from Gene Collier of the Pittsburgh Post-Gazette,
The Penguins, who started what figures to be a short spring, showed up in Gotham as a convincing facsimile of the Penguins you've come to know and mourn.
"We didn't do it early enough tonight," Penguins defenseman Ben Lovejoy said in the losing dressing room. "But we feel we have the guys in the room to do it."
Well, that's one of us.
A team that hasn't scored four times in the same hockey game since March 12 scored its usual one or two, this time one to be precise, and only the functional brilliance of goaltender Marc-Andre Fleury, particularly in a second-period cadenza in which he turned back all 14 New York Rangers shots, kept the inaugural episode of their Eastern Conference playoffs from reaching its fully prescribed ugliness.
So much for the working theory that the Penguins, removed from their customary brain-locking Stanley Cup-or-bust postseason approach, would benefit from the urgent simplicity of just trying to, you know, win a hockey game.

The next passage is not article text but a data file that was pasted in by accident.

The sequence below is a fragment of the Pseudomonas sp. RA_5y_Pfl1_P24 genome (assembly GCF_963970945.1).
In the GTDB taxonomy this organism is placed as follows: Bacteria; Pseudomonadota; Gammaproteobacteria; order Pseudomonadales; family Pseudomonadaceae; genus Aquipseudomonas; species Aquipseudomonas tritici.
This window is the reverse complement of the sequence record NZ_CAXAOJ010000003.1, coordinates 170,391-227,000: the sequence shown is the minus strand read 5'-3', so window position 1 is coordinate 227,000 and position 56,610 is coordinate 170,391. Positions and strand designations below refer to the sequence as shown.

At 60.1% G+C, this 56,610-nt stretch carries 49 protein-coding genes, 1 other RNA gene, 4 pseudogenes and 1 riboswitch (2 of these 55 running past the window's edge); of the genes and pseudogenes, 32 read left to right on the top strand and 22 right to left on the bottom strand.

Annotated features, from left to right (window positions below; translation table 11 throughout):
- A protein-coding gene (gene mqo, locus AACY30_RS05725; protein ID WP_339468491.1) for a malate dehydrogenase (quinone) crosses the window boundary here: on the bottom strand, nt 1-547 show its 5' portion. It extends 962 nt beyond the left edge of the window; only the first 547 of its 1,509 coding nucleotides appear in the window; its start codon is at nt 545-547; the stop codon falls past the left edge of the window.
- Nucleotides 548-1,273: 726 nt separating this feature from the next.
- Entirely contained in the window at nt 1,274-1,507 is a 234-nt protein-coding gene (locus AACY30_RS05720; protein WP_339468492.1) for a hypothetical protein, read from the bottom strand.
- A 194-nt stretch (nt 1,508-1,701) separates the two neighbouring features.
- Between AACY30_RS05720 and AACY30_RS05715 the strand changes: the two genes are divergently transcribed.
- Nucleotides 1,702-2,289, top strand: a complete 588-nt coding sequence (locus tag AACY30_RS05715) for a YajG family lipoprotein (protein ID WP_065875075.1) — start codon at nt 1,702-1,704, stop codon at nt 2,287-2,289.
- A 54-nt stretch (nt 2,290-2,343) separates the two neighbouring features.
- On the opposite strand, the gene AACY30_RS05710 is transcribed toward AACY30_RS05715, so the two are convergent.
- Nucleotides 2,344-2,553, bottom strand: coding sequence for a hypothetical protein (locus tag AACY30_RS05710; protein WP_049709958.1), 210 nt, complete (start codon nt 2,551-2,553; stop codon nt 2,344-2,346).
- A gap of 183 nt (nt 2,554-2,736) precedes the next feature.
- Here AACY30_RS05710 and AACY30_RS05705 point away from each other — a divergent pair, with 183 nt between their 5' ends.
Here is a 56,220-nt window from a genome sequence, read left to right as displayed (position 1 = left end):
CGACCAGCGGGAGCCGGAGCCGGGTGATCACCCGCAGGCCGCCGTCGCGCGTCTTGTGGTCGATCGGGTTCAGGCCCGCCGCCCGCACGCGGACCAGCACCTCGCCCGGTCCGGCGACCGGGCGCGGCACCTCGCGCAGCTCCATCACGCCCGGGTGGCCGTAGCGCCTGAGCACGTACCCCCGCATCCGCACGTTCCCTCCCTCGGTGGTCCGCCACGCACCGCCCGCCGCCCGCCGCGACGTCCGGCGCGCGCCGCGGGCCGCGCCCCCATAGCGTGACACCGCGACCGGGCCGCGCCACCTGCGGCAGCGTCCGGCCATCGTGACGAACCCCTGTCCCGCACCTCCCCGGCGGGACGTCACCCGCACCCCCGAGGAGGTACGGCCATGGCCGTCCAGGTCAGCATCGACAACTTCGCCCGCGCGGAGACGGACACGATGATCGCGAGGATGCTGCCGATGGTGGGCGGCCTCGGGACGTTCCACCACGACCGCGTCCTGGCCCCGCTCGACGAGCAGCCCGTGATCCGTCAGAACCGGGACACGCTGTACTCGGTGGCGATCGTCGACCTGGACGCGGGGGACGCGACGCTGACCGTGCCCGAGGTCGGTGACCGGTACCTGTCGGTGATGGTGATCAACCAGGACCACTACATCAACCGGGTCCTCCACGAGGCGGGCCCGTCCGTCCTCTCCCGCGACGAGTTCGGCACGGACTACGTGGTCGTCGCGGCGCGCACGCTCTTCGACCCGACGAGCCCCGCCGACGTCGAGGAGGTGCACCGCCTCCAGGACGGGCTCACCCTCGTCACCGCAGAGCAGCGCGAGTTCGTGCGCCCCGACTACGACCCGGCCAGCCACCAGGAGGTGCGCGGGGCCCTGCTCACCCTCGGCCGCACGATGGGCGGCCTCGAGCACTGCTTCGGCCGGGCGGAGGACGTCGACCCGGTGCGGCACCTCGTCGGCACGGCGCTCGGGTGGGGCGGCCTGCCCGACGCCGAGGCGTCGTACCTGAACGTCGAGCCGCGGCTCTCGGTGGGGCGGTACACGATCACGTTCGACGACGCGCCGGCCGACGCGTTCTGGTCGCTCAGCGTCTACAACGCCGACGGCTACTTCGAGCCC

from Pat Pickens of the New York Times,
They may have a roster that includes Sidney Crosby, Evgeni Malkin and Marc-Andre Fleury, but these Pittsburgh Penguins are different.
Renowned for their skill, the Penguins are used to being the hunted and not the hunters. They had won their division the last two years and had finished first or second in their division (now the Metropolitan, previously the Atlantic) every season since 2006-7.
But this season, Mike Johnston’s first as coach, the Penguins finished 18th in the N.H.L. in goals, scoring 2.7 per game. They narrowly reached the postseason, finishing fourth in their division, and are considered a heavy underdog in their series with the Rangers, which begins Thursday at Madison Square Garden.
Still, the Rangers are not taking their rivals lightly.